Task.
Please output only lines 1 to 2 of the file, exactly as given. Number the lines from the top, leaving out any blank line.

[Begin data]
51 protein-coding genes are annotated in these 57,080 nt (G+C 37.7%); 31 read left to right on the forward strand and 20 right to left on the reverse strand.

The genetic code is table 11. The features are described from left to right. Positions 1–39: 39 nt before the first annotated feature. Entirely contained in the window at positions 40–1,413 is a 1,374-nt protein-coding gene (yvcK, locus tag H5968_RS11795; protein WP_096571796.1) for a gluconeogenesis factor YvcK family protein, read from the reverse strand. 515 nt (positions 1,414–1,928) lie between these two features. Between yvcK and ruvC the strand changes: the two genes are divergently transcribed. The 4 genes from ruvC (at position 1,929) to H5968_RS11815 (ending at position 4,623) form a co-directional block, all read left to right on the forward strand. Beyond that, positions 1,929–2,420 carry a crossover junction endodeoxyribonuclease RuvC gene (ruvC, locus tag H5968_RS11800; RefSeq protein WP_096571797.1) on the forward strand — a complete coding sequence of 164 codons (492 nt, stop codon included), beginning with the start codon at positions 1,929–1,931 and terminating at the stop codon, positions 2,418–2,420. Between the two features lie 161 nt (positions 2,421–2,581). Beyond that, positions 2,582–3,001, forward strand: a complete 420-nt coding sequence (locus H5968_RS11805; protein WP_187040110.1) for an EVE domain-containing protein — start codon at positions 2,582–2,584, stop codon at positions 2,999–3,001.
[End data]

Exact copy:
51 protein-coding genes are annotated in these 57,080 nt (G+C 37.7%); 31 read left to right on the forward strand and 20 right to left on the reverse strand.

The genetic code is table 11. The features are described from left to right. Positions 1–39: 39 nt before the first annotated feature. Entirely contained in the window at positions 40–1,413 is a 1,374-nt protein-coding gene (yvcK, locus tag H5968_RS11795; protein WP_096571796.1) for a gluconeogenesis factor YvcK family protein, read from the reverse strand. 515 nt (positions 1,414–1,928) lie between these two features. Between yvcK and ruvC the strand changes: the two genes are divergently transcribed. The 4 genes from ruvC (at position 1,929) to H5968_RS11815 (ending at position 4,623) form a co-directional block, all read left to right on the forward strand. Beyond that, positions 1,929–2,420 carry a crossover junction endodeoxyribonuclease RuvC gene (ruvC, locus tag H5968_RS11800; RefSeq protein WP_096571797.1) on the forward strand — a complete coding sequence of 164 codons (492 nt, stop codon included), beginning with the start codon at positions 1,929–1,931 and terminating at the stop codon, positions 2,418–2,420. Between the two features lie 161 nt (positions 2,421–2,581). Beyond that, positions 2,582–3,001, forward strand: a complete 420-nt coding sequence (locus H5968_RS11805; protein WP_187040110.1) for an EVE domain-containing protein — start codon at positions 2,582–2,584, stop codon at positions 2,999–3,001.